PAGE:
noun Classical Mythology.
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Origin of faun
OTHER WORDS FROM faunfaun·like, adjective
WORDS THAT MAY BE CONFUSED WITH faunfaun fawn
Words nearby faun
Example sentences from the Web for fauns
Nor have the dryads and the fauns been frighted away for good.Vanishing Roads and Other Essays|Richard Le Gallienne
I have another in the house; but it is not decorated with fauns and satyrs and foliage, like this.Imaginary Conversations and Poems|Walter Savage Landor
Fairies and goblins, fauns and spirits, these are but names and personifications of a real life.The Soul of a People|H. Fielding
But in the spring Ameto finds her again near a temple in which are gathered a company of fauns, dryads, satyrs, and naiads.Giovanni Boccaccio, a Biographical Study|Edward Hutton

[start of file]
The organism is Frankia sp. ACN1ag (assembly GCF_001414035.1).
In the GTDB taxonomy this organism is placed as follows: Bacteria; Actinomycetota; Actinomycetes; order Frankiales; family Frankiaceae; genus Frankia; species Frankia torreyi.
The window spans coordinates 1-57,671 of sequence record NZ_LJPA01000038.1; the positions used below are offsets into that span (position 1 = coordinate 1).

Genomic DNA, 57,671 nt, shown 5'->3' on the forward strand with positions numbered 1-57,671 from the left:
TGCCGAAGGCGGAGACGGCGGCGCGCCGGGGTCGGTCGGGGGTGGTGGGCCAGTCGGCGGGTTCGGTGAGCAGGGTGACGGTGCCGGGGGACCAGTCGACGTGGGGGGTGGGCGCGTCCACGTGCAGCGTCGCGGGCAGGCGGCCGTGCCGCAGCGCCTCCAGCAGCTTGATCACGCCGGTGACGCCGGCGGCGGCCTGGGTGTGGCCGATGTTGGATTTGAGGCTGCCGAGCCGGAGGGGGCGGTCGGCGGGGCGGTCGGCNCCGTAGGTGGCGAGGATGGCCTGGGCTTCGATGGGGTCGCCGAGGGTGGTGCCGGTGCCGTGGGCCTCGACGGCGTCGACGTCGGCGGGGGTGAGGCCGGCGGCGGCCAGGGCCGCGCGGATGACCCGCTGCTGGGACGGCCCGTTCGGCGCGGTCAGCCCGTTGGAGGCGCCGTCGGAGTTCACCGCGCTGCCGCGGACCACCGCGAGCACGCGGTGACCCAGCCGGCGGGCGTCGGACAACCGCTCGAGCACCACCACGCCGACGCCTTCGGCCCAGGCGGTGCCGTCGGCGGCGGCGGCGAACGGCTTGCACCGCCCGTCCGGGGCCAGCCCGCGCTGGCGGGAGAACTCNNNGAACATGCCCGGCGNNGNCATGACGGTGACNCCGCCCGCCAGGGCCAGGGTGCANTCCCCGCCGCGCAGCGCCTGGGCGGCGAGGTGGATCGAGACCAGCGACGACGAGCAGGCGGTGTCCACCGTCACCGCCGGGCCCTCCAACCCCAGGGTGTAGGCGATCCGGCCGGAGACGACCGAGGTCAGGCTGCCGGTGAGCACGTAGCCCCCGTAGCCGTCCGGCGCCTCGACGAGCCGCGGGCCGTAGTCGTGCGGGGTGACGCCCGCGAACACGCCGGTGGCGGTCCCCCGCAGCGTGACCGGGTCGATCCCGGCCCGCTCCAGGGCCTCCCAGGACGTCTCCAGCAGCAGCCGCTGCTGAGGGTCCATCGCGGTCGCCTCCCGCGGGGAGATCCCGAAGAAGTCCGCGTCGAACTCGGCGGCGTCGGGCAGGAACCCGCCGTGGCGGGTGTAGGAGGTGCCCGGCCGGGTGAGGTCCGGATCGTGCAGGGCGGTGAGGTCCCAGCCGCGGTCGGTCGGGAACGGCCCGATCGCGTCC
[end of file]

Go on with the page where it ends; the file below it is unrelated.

Roman gods of a class between the “immortal” and the “mortal,” such as the Satyrs and Fauns.1000 Mythological Characters Briefly Described|Edward S. Ellis
British Dictionary definitions for fauns
Derived forms of faunfaunlike, adjective
Word Origin for faun
Cultural definitions for fauns
The Roman name for satyrs, mythical creatures who were part man and part goat.